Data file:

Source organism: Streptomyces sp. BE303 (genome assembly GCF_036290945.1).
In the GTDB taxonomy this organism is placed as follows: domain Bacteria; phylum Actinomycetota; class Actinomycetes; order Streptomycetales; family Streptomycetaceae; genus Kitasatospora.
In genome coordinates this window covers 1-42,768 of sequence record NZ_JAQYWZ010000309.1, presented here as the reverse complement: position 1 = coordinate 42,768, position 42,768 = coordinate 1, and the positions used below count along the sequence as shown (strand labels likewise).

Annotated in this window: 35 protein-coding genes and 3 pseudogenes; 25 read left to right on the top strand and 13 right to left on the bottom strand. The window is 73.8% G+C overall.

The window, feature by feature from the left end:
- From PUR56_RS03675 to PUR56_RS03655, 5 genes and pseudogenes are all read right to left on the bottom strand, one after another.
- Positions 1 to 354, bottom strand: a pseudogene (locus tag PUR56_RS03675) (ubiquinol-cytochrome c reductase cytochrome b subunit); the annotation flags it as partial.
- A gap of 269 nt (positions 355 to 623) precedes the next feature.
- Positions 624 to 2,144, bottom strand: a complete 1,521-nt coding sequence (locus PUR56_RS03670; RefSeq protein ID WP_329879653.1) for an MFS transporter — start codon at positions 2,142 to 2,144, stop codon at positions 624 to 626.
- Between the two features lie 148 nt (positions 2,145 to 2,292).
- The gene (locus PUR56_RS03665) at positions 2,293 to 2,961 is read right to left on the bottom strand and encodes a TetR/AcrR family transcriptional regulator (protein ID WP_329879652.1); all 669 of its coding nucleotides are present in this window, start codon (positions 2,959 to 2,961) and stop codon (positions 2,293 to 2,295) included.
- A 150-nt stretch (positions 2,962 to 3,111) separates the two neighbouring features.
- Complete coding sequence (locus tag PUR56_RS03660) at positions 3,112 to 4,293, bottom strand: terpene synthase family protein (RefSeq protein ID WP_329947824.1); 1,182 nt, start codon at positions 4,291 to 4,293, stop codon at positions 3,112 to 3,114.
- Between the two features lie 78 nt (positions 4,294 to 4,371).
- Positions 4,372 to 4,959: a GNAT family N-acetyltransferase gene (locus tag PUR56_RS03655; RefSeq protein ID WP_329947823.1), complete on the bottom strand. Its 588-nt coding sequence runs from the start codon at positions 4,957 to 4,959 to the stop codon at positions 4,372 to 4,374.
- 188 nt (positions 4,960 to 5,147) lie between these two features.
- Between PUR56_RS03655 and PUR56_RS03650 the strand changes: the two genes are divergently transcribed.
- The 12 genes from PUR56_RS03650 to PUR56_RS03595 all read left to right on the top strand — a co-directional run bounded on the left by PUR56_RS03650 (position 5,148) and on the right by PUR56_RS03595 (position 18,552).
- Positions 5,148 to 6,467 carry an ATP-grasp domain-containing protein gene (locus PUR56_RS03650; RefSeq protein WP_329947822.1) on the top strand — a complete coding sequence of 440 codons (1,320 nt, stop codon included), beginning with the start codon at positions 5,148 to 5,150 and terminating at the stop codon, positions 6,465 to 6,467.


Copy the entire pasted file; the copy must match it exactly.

Source organism: Streptomyces sp. BE303 (genome assembly GCF_036290945.1).
In the GTDB taxonomy this organism is placed as follows: domain Bacteria; phylum Actinomycetota; class Actinomycetes; order Streptomycetales; family Streptomycetaceae; genus Kitasatospora.
In genome coordinates this window covers 1-42,768 of sequence record NZ_JAQYWZ010000309.1, presented here as the reverse complement: position 1 = coordinate 42,768, position 42,768 = coordinate 1, and the positions used below count along the sequence as shown (strand labels likewise).

Annotated in this window: 35 protein-coding genes and 3 pseudogenes; 25 read left to right on the top strand and 13 right to left on the bottom strand. The window is 73.8% G+C overall.

The window, feature by feature from the left end:
- From PUR56_RS03675 to PUR56_RS03655, 5 genes and pseudogenes are all read right to left on the bottom strand, one after another.
- Positions 1 to 354, bottom strand: a pseudogene (locus tag PUR56_RS03675) (ubiquinol-cytochrome c reductase cytochrome b subunit); the annotation flags it as partial.
- A gap of 269 nt (positions 355 to 623) precedes the next feature.
- Positions 624 to 2,144, bottom strand: a complete 1,521-nt coding sequence (locus PUR56_RS03670; RefSeq protein ID WP_329879653.1) for an MFS transporter — start codon at positions 2,142 to 2,144, stop codon at positions 624 to 626.
- Between the two features lie 148 nt (positions 2,145 to 2,292).
- The gene (locus PUR56_RS03665) at positions 2,293 to 2,961 is read right to left on the bottom strand and encodes a TetR/AcrR family transcriptional regulator (protein ID WP_329879652.1); all 669 of its coding nucleotides are present in this window, start codon (positions 2,959 to 2,961) and stop codon (positions 2,293 to 2,295) included.
- A 150-nt stretch (positions 2,962 to 3,111) separates the two neighbouring features.
- Complete coding sequence (locus tag PUR56_RS03660) at positions 3,112 to 4,293, bottom strand: terpene synthase family protein (RefSeq protein ID WP_329947824.1); 1,182 nt, start codon at positions 4,291 to 4,293, stop codon at positions 3,112 to 3,114.
- Between the two features lie 78 nt (positions 4,294 to 4,371).
- Positions 4,372 to 4,959: a GNAT family N-acetyltransferase gene (locus tag PUR56_RS03655; RefSeq protein ID WP_329947823.1), complete on the bottom strand. Its 588-nt coding sequence runs from the start codon at positions 4,957 to 4,959 to the stop codon at positions 4,372 to 4,374.
- 188 nt (positions 4,960 to 5,147) lie between these two features.
- Between PUR56_RS03655 and PUR56_RS03650 the strand changes: the two genes are divergently transcribed.
- The 12 genes from PUR56_RS03650 to PUR56_RS03595 all read left to right on the top strand — a co-directional run bounded on the left by PUR56_RS03650 (position 5,148) and on the right by PUR56_RS03595 (position 18,552).
- Positions 5,148 to 6,467 carry an ATP-grasp domain-containing protein gene (locus PUR56_RS03650; RefSeq protein WP_329947822.1) on the top strand — a complete coding sequence of 440 codons (1,320 nt, stop codon included), beginning with the start codon at positions 5,148 to 5,150 and terminating at the stop codon, positions 6,465 to 6,467.